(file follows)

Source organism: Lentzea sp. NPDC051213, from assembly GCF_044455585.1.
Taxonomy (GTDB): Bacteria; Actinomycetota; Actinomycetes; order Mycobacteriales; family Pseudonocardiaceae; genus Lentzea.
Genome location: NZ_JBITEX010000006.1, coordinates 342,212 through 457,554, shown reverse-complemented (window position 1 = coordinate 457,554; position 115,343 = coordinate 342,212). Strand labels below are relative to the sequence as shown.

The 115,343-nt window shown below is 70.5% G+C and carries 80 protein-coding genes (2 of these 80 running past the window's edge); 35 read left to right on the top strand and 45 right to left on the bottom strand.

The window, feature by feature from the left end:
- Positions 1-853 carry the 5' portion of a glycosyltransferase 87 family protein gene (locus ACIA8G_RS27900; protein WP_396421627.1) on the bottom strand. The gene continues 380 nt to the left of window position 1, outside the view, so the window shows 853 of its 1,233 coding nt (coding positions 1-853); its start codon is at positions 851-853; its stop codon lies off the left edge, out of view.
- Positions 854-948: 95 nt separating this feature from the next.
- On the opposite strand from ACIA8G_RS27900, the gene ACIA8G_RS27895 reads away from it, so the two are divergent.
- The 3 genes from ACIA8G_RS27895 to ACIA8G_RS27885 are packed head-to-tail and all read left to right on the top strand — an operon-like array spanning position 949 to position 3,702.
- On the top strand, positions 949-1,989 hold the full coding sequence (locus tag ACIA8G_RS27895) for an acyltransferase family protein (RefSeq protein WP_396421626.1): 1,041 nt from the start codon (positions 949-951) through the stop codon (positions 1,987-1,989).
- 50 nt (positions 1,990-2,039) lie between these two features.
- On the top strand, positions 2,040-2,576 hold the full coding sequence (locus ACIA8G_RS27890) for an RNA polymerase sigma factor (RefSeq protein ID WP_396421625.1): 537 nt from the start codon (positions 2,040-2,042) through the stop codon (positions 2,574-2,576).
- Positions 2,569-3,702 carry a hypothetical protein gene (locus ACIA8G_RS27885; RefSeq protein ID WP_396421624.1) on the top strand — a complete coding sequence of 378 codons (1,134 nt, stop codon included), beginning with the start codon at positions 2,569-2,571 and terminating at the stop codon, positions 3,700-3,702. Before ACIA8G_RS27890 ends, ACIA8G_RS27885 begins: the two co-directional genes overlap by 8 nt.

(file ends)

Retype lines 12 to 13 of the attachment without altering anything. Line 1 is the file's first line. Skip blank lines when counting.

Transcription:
- On the top strand, positions 2,040-2,576 hold the full coding sequence (locus ACIA8G_RS27890) for an RNA polymerase sigma factor (RefSeq protein ID WP_396421625.1): 537 nt from the start codon (positions 2,040-2,042) through the stop codon (positions 2,574-2,576).
- Positions 2,569-3,702 carry a hypothetical protein gene (locus ACIA8G_RS27885; RefSeq protein ID WP_396421624.1) on the top strand — a complete coding sequence of 378 codons (1,134 nt, stop codon included), beginning with the start codon at positions 2,569-2,571 and terminating at the stop codon, positions 3,700-3,702. Before ACIA8G_RS27890 ends, ACIA8G_RS27885 begins: the two co-directional genes overlap by 8 nt.